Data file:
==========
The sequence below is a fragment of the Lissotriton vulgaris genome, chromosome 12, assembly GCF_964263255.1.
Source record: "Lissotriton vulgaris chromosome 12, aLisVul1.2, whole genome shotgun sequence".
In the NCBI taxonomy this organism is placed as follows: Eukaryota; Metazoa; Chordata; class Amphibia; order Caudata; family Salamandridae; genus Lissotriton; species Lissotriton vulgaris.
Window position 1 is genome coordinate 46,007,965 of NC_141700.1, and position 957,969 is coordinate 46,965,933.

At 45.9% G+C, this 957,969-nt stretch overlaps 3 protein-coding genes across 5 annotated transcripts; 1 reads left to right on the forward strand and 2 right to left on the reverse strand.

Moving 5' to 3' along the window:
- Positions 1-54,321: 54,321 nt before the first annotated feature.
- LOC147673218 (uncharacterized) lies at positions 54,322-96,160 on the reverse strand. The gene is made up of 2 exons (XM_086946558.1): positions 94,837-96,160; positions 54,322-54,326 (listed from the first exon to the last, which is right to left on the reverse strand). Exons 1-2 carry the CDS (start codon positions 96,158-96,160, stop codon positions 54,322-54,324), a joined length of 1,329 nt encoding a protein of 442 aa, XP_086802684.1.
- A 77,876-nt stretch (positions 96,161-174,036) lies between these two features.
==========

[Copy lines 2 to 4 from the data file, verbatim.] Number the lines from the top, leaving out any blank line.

Source record: "Lissotriton vulgaris chromosome 12, aLisVul1.2, whole genome shotgun sequence".
In the NCBI taxonomy this organism is placed as follows: Eukaryota; Metazoa; Chordata; class Amphibia; order Caudata; family Salamandridae; genus Lissotriton; species Lissotriton vulgaris.
Window position 1 is genome coordinate 46,007,965 of NC_141700.1, and position 957,969 is coordinate 46,965,933.